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Archive for December, 2011

The New Yorker Fiction Podcast Picks (05-03-2007 to 07-15-2011)

December 23, 2011 Leave a comment

Phone Data Plans: Why not offer rollover?

December 23, 2011 1 comment

In my last post I argued that throttling a users bandwidth after they exceed a monthly usage cap is a reasonable way of providing customers with a service free of data overage changes while still limiting the amount of data consumers can download.

An alternative to throttling, that provides some protection from overage fees, is giving consumers data rollover. It would function identically to rollover minutes and for many provide smoothing required not to incur data overage charges.

Better yet though, add rollover to plans with throttling.  Throttling is protection from overage charges and rollover is protection against throttling.

If I was to create a set of plans with the general customer in mind I would market them based off the unthrottled bandwidth they provide and almost silently include unlimited throttled bandwidth. I would offer a rollover option that does not reset at the beginning of the year but cap the amount of data that can be accrued to 3x the plans data.

Phone Data Plans: Conditional throttling is fair.

December 23, 2011 Leave a comment

Virgin Mobile jumped on the bandwagon. The fine print is clear; it is fair.

http://virginmobileusa.marketwire.com/easyir/ceom.do?easyirid=F4ABAEBA3A27ECD9&pagesec=vm_price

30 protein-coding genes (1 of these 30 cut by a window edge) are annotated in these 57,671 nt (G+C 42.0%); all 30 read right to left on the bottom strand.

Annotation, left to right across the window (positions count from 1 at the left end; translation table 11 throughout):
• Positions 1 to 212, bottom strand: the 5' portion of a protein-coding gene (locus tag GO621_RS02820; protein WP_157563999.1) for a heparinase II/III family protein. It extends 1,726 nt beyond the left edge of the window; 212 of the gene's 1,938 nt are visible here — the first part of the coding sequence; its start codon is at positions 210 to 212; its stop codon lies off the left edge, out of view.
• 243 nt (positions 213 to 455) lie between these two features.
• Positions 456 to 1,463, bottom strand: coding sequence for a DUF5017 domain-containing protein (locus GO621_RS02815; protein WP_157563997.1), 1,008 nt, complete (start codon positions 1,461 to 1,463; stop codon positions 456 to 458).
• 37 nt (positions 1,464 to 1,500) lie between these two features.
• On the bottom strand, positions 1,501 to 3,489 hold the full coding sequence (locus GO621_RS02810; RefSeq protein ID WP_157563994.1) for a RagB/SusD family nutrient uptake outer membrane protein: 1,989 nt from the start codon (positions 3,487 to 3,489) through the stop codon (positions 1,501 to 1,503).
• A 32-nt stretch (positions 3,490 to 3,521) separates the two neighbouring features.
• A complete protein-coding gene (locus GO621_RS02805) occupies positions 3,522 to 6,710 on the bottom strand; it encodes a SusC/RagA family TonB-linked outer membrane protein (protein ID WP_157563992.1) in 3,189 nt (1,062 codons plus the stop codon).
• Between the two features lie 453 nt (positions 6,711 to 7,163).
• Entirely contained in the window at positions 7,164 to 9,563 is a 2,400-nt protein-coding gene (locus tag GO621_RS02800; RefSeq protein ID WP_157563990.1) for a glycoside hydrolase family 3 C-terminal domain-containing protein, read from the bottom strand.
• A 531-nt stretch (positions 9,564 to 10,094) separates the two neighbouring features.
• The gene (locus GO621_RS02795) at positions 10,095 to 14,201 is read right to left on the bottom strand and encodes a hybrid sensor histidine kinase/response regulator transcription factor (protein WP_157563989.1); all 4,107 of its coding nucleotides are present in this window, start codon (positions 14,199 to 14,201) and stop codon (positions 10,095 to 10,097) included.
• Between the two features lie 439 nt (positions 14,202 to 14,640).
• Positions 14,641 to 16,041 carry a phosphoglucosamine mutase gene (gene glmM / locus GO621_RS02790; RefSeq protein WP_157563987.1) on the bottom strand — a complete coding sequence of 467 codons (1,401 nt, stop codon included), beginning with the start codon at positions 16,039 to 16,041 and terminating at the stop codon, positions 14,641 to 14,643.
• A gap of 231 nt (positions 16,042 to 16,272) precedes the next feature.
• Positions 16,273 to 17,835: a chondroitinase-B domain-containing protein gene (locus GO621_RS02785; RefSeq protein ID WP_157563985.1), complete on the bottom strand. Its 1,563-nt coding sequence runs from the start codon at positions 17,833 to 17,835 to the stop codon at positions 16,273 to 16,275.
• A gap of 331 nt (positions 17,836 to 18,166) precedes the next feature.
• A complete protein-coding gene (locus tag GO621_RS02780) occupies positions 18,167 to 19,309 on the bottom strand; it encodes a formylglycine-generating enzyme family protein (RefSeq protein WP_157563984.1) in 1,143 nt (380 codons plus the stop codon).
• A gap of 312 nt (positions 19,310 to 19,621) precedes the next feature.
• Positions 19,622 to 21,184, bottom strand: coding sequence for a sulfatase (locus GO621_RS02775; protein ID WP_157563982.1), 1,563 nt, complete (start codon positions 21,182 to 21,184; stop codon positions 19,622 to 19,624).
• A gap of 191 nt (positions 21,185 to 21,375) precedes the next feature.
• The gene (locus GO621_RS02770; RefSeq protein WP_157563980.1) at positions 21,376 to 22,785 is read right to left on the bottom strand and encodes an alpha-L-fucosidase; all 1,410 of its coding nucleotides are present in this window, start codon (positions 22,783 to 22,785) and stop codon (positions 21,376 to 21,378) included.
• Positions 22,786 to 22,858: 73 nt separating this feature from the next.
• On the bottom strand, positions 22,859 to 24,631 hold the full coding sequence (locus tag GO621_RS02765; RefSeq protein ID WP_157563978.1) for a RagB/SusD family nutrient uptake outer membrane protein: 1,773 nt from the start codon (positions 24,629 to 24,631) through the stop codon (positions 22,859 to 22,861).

As long as the rules around when you trigger bandwidth throttling are clear and the trigger point is set at a reasonably farout location, 2.5GB is probably good for most, it is a great solution for most consumers. The average consumer gets the security of having month long access to data, with no risk of overage charges. The existence of conditional throttling allows the carrier to provide this “unlimited” access at a more reasonable rate.

For those who turn their phones into a wi-fy hotspots (I do it when I go to central park…) it was great while it lasted but as long as throttling is reset at the start of each month and only triggered when you go over a published cap it is hard cry foul.

One year of TED picks. (4-4-10 to 4-4-11)

December 23, 2011 Leave a comment

Some I like and agree with some I just thought were interesting.

Google’s driverless car
http://blog.ted.com/2011/03/31/googles-driverless-car-sebastian-thrun-on-ted-com/

It’s time to question bio-engineering
http://www.ted.com/talks/lang/eng/paul_root_wolpe_it_s_time_to_question_bio_engineering.html
Lot of crazy awesome things. Ignore the last ethics blurb.

Printing a human kidney
http://www.ted.com/talks/anthony_atala_printing_a_human_kidney.html

Understanding cancer through proteomic
http://blog.ted.com/2011/02/24/understanding-cancer-through-proteomics-danny-hillis-on-ted-com/
Interesting intro to proteomics.

How to use experts
http://www.ted.com/talks/lang/eng/noreena_hertz_how_to_use_experts_and_when_not_to.html
Experts suck.

The linguistic genius of babies
http://www.ted.com/talks/lang/eng/patricia_kuhl_the_linguistic_genius_of_babies.html

Born to Run
http://www.ted.com/talks/lang/eng/christopher_mcdougall_are_we_born_to_run.html

How I built a toaster from scratch
http://www.ted.com/talks/lang/eng/thomas_thwaites_how_i_built_a_toaster_from_scratch.html
Milton Friedman’s pencil again.

Your brain on improve
http://www.ted.com/talks/lang/eng/charles_limb_your_brain_on_improv.html

Collaborative Consumption
http://www.ted.com/talks/lang/eng/rachel_botsman_the_case_for_collaborative_consumption.html
We don’t need the rule of law to engage in economic activity.
As the cost of knowledge drops it is less costly for people to self-organize.
Sharing resources, the power drill example is great.
Loved this she even brings up reputation networks.

Parenting Taboos (http://www.babble.com/)